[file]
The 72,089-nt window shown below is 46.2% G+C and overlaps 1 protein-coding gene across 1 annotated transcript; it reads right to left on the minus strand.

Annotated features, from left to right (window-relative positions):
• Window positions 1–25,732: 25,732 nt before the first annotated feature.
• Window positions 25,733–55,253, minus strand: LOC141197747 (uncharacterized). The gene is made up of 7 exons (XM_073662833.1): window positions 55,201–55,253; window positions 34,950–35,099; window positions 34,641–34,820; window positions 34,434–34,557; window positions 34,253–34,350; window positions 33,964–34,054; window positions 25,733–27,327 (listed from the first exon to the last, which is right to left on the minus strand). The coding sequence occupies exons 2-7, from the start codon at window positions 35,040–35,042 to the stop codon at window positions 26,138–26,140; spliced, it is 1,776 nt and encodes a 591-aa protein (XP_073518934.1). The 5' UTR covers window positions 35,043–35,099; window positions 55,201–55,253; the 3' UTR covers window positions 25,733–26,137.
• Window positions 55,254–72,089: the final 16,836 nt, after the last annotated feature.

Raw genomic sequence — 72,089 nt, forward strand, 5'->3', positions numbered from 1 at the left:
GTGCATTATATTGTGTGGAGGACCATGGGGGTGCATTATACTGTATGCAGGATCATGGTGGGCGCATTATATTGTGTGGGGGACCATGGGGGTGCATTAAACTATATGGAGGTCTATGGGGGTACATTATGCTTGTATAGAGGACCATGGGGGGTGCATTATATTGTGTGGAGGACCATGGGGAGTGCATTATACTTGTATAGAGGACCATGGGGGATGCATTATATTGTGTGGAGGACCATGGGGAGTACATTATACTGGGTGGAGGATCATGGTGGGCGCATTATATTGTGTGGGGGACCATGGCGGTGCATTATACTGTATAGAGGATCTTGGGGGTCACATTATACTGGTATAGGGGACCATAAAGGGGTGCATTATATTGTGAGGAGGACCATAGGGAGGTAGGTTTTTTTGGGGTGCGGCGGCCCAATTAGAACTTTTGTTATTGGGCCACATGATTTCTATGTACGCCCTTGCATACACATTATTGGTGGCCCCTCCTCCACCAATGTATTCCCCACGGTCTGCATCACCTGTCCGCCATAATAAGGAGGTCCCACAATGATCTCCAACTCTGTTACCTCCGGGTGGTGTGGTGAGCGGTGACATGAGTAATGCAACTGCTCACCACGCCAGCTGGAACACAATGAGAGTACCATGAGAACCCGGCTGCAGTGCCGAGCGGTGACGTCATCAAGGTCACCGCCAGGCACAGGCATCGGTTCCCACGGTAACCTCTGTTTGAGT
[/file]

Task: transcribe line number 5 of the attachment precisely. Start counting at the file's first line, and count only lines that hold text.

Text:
• Window positions 55,254–72,089: the final 16,836 nt, after the last annotated feature.